I can be such a dolt when it comes to the Internet. Something happens, I'm a part of something, and I start talking about it like it's the greatest thing since pumpkin spice lattes. That being said, yesterday, I was notified about a live broadcast of a talk being given on the campus of my university. I'm an online student, which makes my commute to New Hampshire (where said university is located) much faster. One of the writing professors had Melissa Flashman, a literary agent with Trident Media Group, come and speak to his class. He was kind enough to put it up online for anyone interested. (Thus, I was sitting outside of my loft in Georgia and watching a lecture in New Hampshire. Two places at once. My nerdy self proudly declared on Facebook that I had a new superpower :D Don't judge...it brought me joy.)
Most of what she had to say I've heard before, either from other agents or through reading blogs that deal with submissions and agents and all manner of important things. The major things I took away from her talk was her encouragement to writers and her insistence that "fiction is a matter of taste". In other words, if your query is turned down by an agent, don't despair: it is more than likely a case of the agent isn't interested in your topic.
Agents are people too (no really, they are!) and they are subject to the same likes and dislikes we as humble want-to-be-published-authors are. We read what we like and turn our noses up at what we don't. Guess what? So do they. Because your dream agent turned down your work doesn't mean it isn't good. It simply means they weren't interested in fairy zombie frogs at the moment. But here's the secret: someone else may be! The key to all this is finding the agent who is most likely to be interested in what you're writing about.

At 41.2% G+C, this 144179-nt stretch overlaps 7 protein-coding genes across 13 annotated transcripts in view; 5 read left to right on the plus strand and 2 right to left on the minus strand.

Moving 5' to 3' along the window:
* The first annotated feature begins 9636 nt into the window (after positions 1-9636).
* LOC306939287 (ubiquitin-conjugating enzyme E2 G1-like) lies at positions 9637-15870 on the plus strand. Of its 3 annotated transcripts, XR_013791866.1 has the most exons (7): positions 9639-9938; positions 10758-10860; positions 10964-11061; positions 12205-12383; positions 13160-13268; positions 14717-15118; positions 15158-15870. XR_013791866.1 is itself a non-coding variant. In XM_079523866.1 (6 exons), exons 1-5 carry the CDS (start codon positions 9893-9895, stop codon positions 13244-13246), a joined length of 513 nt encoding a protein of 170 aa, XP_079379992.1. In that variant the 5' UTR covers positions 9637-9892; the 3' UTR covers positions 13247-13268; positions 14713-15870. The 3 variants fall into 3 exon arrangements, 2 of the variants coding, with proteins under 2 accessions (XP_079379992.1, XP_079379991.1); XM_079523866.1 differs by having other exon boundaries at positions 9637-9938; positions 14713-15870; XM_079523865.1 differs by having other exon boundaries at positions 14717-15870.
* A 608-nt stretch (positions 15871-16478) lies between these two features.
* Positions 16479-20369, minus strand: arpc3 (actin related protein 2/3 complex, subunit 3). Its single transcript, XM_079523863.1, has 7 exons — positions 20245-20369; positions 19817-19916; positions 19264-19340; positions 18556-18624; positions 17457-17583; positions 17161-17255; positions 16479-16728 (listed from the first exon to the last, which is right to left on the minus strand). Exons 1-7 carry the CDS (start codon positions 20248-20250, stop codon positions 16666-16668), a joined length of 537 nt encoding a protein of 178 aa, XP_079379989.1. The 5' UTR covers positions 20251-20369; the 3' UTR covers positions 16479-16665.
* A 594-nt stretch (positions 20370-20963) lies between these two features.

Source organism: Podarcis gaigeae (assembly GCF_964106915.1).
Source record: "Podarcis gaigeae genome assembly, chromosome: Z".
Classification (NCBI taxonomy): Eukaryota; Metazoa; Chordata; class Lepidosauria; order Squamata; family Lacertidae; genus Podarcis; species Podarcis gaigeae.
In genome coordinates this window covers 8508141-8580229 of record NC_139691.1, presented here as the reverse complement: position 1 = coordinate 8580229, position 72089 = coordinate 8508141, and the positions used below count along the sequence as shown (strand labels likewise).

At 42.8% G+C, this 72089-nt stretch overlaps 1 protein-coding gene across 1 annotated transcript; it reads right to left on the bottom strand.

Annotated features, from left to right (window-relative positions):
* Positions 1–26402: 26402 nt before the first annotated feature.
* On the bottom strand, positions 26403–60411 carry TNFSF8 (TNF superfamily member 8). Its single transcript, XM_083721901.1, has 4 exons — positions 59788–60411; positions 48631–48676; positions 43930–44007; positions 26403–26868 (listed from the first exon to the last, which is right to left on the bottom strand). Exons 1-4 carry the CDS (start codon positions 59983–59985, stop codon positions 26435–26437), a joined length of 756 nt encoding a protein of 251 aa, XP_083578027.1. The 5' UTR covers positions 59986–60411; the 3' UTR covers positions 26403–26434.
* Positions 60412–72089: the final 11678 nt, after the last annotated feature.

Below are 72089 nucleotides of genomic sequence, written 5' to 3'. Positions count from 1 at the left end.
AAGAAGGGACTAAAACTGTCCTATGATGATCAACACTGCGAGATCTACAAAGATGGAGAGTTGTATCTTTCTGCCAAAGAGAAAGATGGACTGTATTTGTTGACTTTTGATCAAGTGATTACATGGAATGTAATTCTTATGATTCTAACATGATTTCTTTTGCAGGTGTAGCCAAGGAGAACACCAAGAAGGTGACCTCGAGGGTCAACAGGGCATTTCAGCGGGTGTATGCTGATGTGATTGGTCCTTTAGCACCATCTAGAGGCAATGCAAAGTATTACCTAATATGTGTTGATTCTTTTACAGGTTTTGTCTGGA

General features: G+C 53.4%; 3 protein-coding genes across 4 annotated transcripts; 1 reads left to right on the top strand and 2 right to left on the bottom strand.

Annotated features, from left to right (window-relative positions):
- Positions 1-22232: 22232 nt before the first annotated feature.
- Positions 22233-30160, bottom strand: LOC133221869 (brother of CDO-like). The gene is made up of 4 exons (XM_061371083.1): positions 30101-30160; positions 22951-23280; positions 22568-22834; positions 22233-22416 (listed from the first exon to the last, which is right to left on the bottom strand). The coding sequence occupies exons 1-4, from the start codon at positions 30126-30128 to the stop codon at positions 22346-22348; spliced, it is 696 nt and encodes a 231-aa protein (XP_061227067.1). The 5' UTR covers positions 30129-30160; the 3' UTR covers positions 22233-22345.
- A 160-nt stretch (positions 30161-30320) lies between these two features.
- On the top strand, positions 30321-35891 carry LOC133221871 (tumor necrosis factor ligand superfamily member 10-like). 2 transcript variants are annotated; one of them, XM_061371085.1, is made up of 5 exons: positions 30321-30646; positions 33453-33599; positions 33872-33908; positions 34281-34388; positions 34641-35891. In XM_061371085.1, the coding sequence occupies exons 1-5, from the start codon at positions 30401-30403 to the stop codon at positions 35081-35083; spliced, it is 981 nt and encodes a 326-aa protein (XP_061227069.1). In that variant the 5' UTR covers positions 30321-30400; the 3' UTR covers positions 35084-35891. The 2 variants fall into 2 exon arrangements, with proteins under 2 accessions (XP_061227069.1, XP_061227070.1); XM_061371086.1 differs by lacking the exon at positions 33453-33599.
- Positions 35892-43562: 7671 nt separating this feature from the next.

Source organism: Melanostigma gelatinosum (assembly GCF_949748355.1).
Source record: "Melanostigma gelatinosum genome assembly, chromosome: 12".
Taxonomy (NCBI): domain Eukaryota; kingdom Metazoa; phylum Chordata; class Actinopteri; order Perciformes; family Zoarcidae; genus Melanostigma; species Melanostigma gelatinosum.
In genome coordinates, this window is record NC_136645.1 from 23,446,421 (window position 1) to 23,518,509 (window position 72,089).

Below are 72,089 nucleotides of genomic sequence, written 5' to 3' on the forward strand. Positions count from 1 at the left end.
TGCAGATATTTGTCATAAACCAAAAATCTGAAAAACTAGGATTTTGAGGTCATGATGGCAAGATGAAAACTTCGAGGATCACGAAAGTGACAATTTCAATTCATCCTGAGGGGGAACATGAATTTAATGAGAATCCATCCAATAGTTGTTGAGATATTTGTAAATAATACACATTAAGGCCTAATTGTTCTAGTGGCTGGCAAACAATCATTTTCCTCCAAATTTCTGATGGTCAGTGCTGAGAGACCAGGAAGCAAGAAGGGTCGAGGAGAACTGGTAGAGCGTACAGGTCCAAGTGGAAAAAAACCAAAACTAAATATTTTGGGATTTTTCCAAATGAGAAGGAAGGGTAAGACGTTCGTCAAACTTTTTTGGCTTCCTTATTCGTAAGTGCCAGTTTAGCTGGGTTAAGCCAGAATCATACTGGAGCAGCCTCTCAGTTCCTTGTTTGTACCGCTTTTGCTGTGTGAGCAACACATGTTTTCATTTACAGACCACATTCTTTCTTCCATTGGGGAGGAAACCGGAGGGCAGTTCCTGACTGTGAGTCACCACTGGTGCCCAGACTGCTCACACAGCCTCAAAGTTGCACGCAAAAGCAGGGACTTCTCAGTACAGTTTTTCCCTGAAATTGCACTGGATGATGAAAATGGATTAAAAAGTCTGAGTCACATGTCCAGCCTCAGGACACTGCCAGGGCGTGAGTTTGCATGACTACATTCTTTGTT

And how, pray tell, do we do that? She had some info into that as well. Her biggest tip on querying agents was to go through the books you enjoy reading, the books that are most like the story you just finished. See who the author thanks. Their agent is always there. If they aren't named in the book, look the author up online and you're bound to find their agent. Then, when your book is as polished as it's going to get from your hands, query those agents. Add a line in your query that states "I read THIS GREAT BOOK by THIS GREAT AUTHOR, whom you represent. My story is similar and I think you'll enjoy it." Something to that effect.
I don't know about you, but I found this very encouraging. Sometimes, it helps to hear things we may already know from the experts themselves. I had heard all this before, but hearing it from the mouth of an actual literary agent made me take a deep breath and realize that there really is hope for me, for you, for every published author hopeful out there.
Happy Thursday and dream on!